Tuesday, March 28, 2006

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San Antonio Man Sentenced To 33 Months In Prison In Wheelchair Scheme

SAN ANTONIO - Texas Attorney General Greg Abbott’s Medicaid Fraud Control Unit joined federal prosecutors Monday for the sentencing of a local businessman found guilty in December of scheming against Medicare and Medicaid by fraudulently billing for expensive wheelchairs and other equipment.

Jason Guillen, the 30-year-old co-owner of New Beginnings Durable Medical Equipment, was sentenced to 33 months in federal prison, to be followed by three years of supervised release. He will pay restitution of $260,464 to Medicare and $26,000 to Medicaid, which reflect actual reimbursements to his business from the government.

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Jason Guillen
Jason Guillen
Roxanne Guillen
Roxanne Guillen

“I am pleased that justice was delivered in this case in which the defendant ripped off taxpayer-funded programs that are intended for seniors and those deserving care among us,” said Attorney General Abbott. “My office will make every effort in these cases to convince the court that the punishment must fit the crime.”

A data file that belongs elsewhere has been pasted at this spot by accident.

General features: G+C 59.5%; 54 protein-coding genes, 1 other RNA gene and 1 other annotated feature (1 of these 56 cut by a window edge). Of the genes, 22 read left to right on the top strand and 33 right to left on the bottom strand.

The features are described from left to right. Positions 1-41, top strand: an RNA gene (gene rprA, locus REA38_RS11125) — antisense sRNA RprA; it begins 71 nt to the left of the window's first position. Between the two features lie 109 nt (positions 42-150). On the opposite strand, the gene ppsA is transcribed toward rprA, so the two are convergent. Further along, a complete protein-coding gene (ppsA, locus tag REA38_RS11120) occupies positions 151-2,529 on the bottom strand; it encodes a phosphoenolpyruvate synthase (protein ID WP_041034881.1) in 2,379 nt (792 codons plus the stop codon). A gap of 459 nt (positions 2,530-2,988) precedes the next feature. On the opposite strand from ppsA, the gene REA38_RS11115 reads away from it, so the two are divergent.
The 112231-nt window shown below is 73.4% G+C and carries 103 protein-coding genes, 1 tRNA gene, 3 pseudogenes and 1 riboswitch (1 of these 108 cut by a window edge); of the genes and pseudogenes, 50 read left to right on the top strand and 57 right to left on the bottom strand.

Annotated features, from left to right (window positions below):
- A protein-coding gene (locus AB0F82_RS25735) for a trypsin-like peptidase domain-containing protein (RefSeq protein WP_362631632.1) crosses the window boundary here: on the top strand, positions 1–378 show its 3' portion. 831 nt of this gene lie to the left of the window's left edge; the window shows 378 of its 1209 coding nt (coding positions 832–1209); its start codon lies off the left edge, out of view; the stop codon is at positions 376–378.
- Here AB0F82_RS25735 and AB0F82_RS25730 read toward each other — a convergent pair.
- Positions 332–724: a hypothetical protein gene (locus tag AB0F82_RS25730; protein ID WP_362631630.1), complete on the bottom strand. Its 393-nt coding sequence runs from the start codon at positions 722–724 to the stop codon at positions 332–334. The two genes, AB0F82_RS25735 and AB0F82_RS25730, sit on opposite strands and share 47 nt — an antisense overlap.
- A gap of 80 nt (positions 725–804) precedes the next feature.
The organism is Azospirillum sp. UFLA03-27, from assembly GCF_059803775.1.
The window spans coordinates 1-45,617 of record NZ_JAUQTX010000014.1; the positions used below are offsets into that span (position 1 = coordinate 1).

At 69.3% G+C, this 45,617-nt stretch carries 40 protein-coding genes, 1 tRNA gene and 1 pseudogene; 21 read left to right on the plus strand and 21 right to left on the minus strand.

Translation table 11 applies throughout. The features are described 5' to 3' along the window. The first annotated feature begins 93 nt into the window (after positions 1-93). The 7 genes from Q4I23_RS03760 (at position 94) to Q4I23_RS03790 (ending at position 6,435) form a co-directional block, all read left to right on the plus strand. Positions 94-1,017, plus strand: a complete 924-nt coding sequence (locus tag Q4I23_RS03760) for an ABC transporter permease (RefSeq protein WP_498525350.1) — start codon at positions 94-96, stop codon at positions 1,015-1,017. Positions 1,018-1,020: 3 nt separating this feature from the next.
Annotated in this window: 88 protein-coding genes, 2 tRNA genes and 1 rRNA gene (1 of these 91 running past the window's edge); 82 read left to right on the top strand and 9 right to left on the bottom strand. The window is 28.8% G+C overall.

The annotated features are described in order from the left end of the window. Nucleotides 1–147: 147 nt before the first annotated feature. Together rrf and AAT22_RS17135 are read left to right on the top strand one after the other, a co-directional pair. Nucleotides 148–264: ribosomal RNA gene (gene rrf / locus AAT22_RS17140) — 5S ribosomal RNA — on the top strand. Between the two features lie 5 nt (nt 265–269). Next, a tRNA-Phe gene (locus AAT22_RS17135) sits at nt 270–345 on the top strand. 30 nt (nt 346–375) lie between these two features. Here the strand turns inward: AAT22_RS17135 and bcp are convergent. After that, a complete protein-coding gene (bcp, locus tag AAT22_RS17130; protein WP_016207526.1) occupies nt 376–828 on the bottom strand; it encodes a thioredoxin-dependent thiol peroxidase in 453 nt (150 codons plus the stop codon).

Guillen was convicted on six counts of health care fraud in December following a four-day federal trial. His wife, Roxanne Guillen, pleaded guilty to similar charges in August and she awaits sentencing next month. Both were indicted in April 2005 for filing more than 60 false claims for reimbursement from the taxpayer-funded health programs.

The Guillens ran the illegal billing scheme from December 2001 until June 2004. They unlawfully billed Medicare nearly $500,000 and Medicaid $60,000 for powered wheelchairs, gel mattress pads, and alternating pressure mattresses that were not prescribed by physicians or delivered to patients. They accomplished this by using patient information Roxane Guillen secretly obtained from a medical equipment company with which she was formerly employed, and she also paid an employee of a physician to provide other patient information which she used to bill for reimbursement.

In his trial, Jason Guillen claimed his innocence, alleging his wife concocted the schemes without his knowledge. The jury disagreed, finding him guilty on all six counts for which he was indicted.

Agents with the U.S. Department of Health and Human Services’ Office of Inspector General also worked this case. It was prosecuted by Assistant U.S. Attorney Bill Harris and Assistant Attorney General/Special Assistant U.S. Attorney Audrey Louis.